Monday, 14 May 2012

Film Review: The Darkest Hour

Certificate: 12A (sci-fi action violence and some language)
Directed By: Chris Gorak
Cast: Emile Hirsch, Olivia Thirlby, Rachael Taylor, Max Minghella, Joel Kinnaman
Budget: $30 million
Runtime: 89 minutes
Trailer: Watch

After a couple of young American computer wizkids (Hirsch, Minghella), two female tourists (Thirlby, Taylor) and some weasel Russian businessman (The Killing's Joel Kinnaman) survive the first stage of an invasion by invisible aliens, this unlikely group of twenty-somethings struggle through the streets of Moscow to evade the unseen menace.

To be sure, The Darkest Hour is an interesting premise, an unseen nemesis which turns people to dust as the group are alerted to their presence only when nearby electrical devices spring to life. This idea is enhanced by lingering shots of a depopulated Moscow as car alarms ring in the distance letting us know they're somewhere out there, lurking. Yet while creating this latent paranoia is done to reasonable effect, it is unfortunate that the rest of the film works only to undo this.

From the moment our young heros quickly develop some implausibly astute understanding of how their invisible assailants operate (they can't see through glass, wut?) we're well on our way to silliness. Soon we're introduced to concepts of special ray guns designed to exploit the aliens' weakness, coupled with our heros' sudden epiphanies in the understanding of physics and electrical engineering. Indeed their cretinous quest for survival sits uneasily with their equally precipitously precocious perceptions. One macguffin even required me to check a map of Russia to make sure I had really seen what I thought. Without giving away spoilers, turns out I did taw a putty tat. It would not be an understatement to say that The Darkest Hour perhaps asks a bit too much from its audience.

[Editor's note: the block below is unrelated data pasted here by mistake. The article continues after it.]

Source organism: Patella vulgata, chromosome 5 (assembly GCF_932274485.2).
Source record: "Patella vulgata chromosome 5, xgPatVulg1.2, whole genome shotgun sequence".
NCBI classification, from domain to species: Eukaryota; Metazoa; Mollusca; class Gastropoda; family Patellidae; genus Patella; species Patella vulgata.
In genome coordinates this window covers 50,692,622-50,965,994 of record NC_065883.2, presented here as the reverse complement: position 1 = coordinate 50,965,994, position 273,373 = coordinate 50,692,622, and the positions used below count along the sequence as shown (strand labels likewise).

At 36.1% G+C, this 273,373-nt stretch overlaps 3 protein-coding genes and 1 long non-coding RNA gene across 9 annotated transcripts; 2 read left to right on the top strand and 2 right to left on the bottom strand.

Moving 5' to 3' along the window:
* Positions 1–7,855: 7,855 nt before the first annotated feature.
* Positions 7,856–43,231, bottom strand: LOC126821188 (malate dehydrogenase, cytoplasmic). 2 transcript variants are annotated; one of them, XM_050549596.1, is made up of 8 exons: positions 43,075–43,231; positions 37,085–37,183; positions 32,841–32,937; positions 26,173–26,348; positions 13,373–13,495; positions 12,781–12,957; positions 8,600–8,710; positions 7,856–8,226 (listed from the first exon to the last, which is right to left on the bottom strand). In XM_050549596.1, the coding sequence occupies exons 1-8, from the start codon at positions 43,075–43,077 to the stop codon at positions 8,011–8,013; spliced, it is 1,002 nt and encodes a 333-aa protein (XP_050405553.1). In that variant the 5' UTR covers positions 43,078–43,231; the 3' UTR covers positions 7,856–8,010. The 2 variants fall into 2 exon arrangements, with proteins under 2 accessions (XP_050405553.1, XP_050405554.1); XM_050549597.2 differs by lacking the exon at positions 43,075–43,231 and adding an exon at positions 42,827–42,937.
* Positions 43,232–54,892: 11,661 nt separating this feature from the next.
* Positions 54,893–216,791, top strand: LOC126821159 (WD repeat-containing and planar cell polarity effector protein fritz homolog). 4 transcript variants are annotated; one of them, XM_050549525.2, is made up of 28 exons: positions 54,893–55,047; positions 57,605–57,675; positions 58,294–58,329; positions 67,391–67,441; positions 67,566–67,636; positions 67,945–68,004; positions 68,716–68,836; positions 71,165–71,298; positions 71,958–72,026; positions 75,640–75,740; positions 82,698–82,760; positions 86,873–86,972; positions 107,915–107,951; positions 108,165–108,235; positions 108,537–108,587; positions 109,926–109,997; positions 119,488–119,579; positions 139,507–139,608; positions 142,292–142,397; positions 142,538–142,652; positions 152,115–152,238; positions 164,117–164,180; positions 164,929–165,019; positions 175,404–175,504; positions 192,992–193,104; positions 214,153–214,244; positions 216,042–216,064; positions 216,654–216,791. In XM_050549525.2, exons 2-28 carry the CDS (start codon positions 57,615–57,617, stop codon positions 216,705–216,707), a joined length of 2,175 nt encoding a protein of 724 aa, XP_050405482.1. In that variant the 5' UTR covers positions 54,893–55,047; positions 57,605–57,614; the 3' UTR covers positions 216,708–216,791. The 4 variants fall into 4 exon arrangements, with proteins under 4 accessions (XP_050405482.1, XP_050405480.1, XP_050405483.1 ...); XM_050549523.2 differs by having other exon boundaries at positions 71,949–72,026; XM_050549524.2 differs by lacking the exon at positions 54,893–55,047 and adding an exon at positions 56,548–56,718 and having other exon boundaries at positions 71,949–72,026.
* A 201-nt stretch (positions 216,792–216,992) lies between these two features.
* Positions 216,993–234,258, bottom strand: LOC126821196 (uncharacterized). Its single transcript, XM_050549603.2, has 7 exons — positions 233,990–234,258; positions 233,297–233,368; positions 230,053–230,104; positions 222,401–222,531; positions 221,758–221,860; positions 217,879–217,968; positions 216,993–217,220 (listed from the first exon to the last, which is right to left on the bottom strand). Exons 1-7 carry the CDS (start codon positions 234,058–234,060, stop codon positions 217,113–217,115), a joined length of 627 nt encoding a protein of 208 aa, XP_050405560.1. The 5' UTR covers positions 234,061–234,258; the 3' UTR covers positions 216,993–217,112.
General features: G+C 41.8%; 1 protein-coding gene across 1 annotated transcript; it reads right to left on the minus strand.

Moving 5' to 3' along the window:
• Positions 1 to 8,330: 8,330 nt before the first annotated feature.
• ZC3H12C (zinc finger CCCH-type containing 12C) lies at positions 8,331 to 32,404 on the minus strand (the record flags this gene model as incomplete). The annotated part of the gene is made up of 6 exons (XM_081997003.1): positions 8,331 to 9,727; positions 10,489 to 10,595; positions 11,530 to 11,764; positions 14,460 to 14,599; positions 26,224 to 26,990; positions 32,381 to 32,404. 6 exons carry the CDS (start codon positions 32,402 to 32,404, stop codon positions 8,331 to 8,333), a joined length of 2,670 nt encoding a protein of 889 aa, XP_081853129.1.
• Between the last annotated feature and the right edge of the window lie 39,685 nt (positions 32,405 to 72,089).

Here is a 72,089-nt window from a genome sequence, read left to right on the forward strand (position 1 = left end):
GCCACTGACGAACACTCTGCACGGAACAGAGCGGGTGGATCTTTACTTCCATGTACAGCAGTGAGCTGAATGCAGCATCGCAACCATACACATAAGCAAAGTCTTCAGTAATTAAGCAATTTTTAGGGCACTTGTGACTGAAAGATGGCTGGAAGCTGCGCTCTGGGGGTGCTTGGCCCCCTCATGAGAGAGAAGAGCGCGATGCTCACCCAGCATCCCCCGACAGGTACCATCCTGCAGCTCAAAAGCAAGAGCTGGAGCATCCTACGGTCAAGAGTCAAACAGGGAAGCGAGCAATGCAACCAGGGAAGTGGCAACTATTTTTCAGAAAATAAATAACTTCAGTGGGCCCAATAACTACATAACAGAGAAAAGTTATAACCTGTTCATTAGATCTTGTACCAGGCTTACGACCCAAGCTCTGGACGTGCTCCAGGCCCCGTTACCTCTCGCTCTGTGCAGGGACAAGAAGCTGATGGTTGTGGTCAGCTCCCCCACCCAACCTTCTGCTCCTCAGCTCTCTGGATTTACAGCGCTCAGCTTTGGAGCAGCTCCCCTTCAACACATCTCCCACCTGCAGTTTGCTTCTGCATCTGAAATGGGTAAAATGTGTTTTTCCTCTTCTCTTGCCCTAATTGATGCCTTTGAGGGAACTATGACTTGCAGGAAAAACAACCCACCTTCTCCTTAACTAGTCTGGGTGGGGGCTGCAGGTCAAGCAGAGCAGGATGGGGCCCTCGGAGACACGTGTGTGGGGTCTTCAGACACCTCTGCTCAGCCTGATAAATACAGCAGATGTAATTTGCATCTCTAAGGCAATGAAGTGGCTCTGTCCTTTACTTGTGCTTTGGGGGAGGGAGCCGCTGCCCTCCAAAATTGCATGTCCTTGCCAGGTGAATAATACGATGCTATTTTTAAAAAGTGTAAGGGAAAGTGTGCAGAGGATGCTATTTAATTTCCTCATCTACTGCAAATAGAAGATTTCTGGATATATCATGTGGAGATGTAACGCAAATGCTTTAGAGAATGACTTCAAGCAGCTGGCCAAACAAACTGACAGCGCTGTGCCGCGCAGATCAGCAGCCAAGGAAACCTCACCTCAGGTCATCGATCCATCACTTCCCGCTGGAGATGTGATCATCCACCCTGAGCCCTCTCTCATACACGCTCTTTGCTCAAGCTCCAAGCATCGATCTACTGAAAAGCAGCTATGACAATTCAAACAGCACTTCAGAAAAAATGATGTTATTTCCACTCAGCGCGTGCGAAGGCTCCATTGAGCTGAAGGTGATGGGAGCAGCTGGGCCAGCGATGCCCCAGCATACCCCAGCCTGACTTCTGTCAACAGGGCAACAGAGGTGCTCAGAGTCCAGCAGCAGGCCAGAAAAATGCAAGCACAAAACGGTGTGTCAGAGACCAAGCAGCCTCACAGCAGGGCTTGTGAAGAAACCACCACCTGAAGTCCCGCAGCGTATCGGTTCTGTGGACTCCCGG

If leaps of faith regarding plot aren't enough it's not like the characters help either, insipid to the point where you don't really care which of them makes it out alive. Their functions never extend beyond the two American guys used to explain the 'science', the whiney girls to provide the love interest, and the Russian asshole because we have someone for whose death we can root for.

Admittedly there's some impressive shots of an empty Red Square akin to the eerie opening sequences of 28 Days Later, but for all its ambitious ideas this lacks compelling characters and narrative all the while beating its chest with sheer incredulity. And yet, it would be a lie to say I didn't enjoy The Darkest Hour. Yes, it requires a leap of faith, but it is also almost fascinating to watch given its impressive production values which are much bigger and better than the film itself.